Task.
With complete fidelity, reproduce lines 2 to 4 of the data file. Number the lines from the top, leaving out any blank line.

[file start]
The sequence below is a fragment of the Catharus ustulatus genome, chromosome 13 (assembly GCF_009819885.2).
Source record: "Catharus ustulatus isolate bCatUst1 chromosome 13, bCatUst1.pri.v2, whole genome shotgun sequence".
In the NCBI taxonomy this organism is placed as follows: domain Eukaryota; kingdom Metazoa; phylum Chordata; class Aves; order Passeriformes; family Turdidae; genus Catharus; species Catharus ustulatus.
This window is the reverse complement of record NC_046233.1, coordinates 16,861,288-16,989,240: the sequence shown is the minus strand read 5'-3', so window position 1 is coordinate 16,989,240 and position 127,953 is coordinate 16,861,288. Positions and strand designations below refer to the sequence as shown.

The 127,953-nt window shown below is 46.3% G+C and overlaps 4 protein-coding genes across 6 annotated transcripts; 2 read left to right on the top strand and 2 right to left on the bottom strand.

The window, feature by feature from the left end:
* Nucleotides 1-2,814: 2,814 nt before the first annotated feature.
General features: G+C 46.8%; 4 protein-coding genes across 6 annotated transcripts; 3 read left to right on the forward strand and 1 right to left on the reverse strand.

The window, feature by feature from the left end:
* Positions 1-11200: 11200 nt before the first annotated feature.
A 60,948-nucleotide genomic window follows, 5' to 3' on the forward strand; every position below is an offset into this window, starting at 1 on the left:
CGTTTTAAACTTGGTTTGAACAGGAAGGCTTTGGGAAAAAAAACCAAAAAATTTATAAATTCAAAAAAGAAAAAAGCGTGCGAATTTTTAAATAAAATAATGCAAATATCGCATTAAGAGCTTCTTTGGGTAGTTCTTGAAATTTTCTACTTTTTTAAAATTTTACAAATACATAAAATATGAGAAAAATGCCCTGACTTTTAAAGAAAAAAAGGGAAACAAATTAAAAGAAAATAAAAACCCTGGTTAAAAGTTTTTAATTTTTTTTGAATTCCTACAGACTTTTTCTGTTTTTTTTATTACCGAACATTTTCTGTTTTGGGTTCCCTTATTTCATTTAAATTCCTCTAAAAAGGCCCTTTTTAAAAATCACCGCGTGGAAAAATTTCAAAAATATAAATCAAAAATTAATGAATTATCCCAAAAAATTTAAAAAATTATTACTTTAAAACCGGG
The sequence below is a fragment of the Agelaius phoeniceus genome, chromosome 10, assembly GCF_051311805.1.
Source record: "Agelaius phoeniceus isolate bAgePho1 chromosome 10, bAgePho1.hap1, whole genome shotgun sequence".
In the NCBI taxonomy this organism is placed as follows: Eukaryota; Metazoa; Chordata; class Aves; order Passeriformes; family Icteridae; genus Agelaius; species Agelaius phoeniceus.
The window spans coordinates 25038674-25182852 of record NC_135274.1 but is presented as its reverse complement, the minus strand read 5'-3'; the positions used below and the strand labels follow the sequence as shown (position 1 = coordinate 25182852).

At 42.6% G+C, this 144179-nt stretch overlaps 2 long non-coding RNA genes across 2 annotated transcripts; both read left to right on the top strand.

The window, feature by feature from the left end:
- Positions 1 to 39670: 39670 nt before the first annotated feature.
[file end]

Source record: "Catharus ustulatus isolate bCatUst1 chromosome 13, bCatUst1.pri.v2, whole genome shotgun sequence".
In the NCBI taxonomy this organism is placed as follows: domain Eukaryota; kingdom Metazoa; phylum Chordata; class Aves; order Passeriformes; family Turdidae; genus Catharus; species Catharus ustulatus.
This window is the reverse complement of record NC_046233.1, coordinates 16,861,288-16,989,240: the sequence shown is the minus strand read 5'-3', so window position 1 is coordinate 16,989,240 and position 127,953 is coordinate 16,861,288. Positions and strand designations below refer to the sequence as shown.